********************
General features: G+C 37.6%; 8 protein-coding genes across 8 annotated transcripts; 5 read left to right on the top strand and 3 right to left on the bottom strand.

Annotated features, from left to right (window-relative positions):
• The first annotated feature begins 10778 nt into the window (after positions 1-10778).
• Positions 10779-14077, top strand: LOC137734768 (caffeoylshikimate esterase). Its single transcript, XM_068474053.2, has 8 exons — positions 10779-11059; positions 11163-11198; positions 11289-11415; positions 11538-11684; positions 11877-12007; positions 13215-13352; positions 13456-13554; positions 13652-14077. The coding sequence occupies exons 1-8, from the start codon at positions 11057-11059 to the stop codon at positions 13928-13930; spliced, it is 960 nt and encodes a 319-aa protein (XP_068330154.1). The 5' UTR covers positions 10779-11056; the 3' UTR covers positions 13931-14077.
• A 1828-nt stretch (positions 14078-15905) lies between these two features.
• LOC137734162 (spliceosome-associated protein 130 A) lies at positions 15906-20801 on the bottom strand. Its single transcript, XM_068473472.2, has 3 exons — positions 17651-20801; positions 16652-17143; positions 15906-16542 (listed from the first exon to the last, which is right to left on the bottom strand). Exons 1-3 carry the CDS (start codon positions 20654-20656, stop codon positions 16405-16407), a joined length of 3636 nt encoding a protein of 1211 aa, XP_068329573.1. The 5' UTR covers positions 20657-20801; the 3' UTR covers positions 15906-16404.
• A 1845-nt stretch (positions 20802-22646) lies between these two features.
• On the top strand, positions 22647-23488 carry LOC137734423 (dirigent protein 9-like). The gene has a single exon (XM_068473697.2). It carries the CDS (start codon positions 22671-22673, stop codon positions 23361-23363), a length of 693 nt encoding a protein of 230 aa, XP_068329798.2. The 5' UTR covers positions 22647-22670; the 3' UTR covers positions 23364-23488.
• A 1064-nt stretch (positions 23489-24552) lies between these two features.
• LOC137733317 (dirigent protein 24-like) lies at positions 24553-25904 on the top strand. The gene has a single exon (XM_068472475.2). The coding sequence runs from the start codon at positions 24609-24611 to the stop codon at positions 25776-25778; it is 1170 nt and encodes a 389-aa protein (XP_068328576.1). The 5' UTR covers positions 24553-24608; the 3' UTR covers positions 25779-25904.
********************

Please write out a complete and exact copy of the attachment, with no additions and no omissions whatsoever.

General features: G+C 37.6%; 8 protein-coding genes across 8 annotated transcripts; 5 read left to right on the top strand and 3 right to left on the bottom strand.

Annotated features, from left to right (window-relative positions):
• The first annotated feature begins 10778 nt into the window (after positions 1-10778).
• Positions 10779-14077, top strand: LOC137734768 (caffeoylshikimate esterase). Its single transcript, XM_068474053.2, has 8 exons — positions 10779-11059; positions 11163-11198; positions 11289-11415; positions 11538-11684; positions 11877-12007; positions 13215-13352; positions 13456-13554; positions 13652-14077. The coding sequence occupies exons 1-8, from the start codon at positions 11057-11059 to the stop codon at positions 13928-13930; spliced, it is 960 nt and encodes a 319-aa protein (XP_068330154.1). The 5' UTR covers positions 10779-11056; the 3' UTR covers positions 13931-14077.
• A 1828-nt stretch (positions 14078-15905) lies between these two features.
• LOC137734162 (spliceosome-associated protein 130 A) lies at positions 15906-20801 on the bottom strand. Its single transcript, XM_068473472.2, has 3 exons — positions 17651-20801; positions 16652-17143; positions 15906-16542 (listed from the first exon to the last, which is right to left on the bottom strand). Exons 1-3 carry the CDS (start codon positions 20654-20656, stop codon positions 16405-16407), a joined length of 3636 nt encoding a protein of 1211 aa, XP_068329573.1. The 5' UTR covers positions 20657-20801; the 3' UTR covers positions 15906-16404.
• A 1845-nt stretch (positions 20802-22646) lies between these two features.
• On the top strand, positions 22647-23488 carry LOC137734423 (dirigent protein 9-like). The gene has a single exon (XM_068473697.2). It carries the CDS (start codon positions 22671-22673, stop codon positions 23361-23363), a length of 693 nt encoding a protein of 230 aa, XP_068329798.2. The 5' UTR covers positions 22647-22670; the 3' UTR covers positions 23364-23488.
• A 1064-nt stretch (positions 23489-24552) lies between these two features.
• LOC137733317 (dirigent protein 24-like) lies at positions 24553-25904 on the top strand. The gene has a single exon (XM_068472475.2). The coding sequence runs from the start codon at positions 24609-24611 to the stop codon at positions 25776-25778; it is 1170 nt and encodes a 389-aa protein (XP_068328576.1). The 5' UTR covers positions 24553-24608; the 3' UTR covers positions 25779-25904.